Thursday, February 22, 2007

Dreaming in the Shadows of Motown


I finally got to see “Dreamgirls” last night. And seeing how a review of that movie sort of sparked Brian’s blog, I figure I’d put down my own thoughts on the film in this comatose place.

There is something I should explain before I discuss “Dreamgirls”: If my Internet nickname hasn’t tipped you off, I am a bit of a Motown and soul music fanatic. I own countless vinyl albums and CDs of the Motown stars you’ve all heard of (the Stevies and Marvins and Gladyseses) as well as those only few people remember (The Sisters Love, Bohannon, the Dynamic Superiors etc.). I have read Nelson George’s “Where Did our Love Go – The Rise and Fall of Motown Records,” Gerri Hirshey’s “Nowhere to Run: The Story of Soul Music,” David Nathan’s “Soulful Divas” and the biographies of Marvin Gaye, Otis Williams and Gladys Knight, among others.

So there is very little exaggeration when I say that watching “Dreamgirls” for me was a bit like the Pope watching “The Ten Commandments” with Charlton Heston. It looks and sounds real pretty, and the story I know and love is hiding somewhere in there, but lawd did they sugar-coat it and dumb it down for the masses.

OK, so Dreamgirls is an imaginary story (snicker). See, I could not type that with a straight face. At every turn, the movie tries to remind us that it’s really the story of Motown and Diana Ross and the Supremes. Motown’s motto “The Sound of Young America” becomes “The Sound of the Future” with Rainbow Records. Both the real and the imaginary™ label publish Dr. Martin Luther King’s speeches on record. The Dreams’ album covers are direct copies of Supremes records (even one from after Diana’s departure!). And of course, plot points big and small were lifted directly from Motown history.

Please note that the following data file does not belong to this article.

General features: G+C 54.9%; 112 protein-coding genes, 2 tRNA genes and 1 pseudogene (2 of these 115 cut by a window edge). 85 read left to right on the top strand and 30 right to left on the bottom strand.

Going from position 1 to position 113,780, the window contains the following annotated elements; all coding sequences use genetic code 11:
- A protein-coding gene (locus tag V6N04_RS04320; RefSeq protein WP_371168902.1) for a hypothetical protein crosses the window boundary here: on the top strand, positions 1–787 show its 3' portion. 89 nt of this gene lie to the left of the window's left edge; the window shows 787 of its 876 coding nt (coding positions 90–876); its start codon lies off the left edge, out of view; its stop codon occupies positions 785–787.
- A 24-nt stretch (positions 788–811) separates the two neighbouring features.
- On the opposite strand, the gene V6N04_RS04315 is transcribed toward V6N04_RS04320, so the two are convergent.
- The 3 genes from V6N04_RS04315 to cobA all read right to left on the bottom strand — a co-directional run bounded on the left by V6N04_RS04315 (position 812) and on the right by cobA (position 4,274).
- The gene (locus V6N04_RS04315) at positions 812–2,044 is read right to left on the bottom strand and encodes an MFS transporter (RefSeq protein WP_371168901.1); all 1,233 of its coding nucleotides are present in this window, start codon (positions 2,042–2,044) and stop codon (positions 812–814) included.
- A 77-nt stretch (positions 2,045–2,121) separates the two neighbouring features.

All of that made it very difficult for me to just sit back and enjoy the movie without occasionally cringing when they took what felt too many liberties with said history. I’ve already seen one movie critic claim that the Supremes sang behind Marvin Gaye early on when it was really Martha Reeves and the Vandellas who did that. It was also Martha who (though a trained singer) got into Motown as a secretary just to get her foot in the door, something that “Michelle Morris” – think ersatz-Supreme Cindy Birdsong - does in “Dreamgirls.” I guess the press kit didn’t go into too much detail as to what’s fact and what’s fiction.